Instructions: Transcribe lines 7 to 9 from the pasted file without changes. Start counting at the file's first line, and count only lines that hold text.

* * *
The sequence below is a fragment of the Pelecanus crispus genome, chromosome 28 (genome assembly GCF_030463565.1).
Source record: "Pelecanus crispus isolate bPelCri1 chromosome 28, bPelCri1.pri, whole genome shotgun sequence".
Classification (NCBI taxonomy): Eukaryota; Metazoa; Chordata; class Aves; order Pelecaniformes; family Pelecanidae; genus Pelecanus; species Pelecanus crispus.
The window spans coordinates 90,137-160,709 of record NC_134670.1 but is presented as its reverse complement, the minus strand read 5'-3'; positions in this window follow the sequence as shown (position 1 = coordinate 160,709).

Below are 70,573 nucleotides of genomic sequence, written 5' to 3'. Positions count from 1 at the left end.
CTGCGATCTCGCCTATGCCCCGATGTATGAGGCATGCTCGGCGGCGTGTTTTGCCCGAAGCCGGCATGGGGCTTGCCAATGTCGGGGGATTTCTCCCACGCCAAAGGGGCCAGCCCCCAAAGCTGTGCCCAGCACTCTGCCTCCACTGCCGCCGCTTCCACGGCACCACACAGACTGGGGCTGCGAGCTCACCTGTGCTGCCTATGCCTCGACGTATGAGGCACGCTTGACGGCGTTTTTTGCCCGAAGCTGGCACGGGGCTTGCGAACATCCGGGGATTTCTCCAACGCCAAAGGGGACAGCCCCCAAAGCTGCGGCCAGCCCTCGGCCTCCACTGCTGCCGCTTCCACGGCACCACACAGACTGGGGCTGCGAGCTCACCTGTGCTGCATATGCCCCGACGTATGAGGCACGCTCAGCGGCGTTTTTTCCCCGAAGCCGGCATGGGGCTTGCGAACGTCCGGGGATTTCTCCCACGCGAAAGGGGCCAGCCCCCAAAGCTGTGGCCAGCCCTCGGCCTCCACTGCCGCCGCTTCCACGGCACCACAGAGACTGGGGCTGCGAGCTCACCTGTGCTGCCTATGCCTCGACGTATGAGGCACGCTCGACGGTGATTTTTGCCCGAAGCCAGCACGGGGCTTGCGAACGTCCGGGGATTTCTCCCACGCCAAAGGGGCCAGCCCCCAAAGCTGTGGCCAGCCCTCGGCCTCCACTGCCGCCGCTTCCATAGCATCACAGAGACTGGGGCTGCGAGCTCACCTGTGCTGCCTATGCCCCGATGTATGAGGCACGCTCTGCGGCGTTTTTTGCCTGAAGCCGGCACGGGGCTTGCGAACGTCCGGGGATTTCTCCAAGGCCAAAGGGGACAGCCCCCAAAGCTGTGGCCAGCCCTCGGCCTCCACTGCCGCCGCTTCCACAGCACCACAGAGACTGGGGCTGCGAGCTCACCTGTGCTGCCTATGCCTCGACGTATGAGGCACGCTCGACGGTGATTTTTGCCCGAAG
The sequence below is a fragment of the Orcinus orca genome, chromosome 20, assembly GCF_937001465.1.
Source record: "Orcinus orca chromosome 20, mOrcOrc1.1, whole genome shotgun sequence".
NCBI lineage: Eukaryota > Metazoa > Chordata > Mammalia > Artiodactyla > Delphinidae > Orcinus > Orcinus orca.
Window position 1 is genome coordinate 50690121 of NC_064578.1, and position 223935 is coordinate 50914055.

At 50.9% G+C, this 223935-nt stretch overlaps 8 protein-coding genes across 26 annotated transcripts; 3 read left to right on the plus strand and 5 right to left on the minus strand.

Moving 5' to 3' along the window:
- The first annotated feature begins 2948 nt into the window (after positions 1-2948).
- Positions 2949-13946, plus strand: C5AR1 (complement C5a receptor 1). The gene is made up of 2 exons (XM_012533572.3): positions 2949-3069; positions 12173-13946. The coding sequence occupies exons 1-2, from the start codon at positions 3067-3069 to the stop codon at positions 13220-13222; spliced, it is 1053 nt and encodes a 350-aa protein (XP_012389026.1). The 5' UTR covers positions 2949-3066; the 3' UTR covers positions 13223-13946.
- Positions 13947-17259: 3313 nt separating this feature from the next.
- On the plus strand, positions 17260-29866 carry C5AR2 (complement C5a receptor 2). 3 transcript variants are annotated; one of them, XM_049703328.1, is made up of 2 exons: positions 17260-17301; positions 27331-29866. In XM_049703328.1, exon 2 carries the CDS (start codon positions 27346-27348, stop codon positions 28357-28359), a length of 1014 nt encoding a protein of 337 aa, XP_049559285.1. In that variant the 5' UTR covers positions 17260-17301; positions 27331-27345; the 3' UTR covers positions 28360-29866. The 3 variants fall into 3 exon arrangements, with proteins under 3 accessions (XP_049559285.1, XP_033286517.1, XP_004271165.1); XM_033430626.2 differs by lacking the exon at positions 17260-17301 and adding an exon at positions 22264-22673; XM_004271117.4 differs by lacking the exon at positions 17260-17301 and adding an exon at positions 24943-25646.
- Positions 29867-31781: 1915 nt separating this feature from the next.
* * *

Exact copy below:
The sequence below is a fragment of the Orcinus orca genome, chromosome 20, assembly GCF_937001465.1.
Source record: "Orcinus orca chromosome 20, mOrcOrc1.1, whole genome shotgun sequence".
NCBI lineage: Eukaryota > Metazoa > Chordata > Mammalia > Artiodactyla > Delphinidae > Orcinus > Orcinus orca.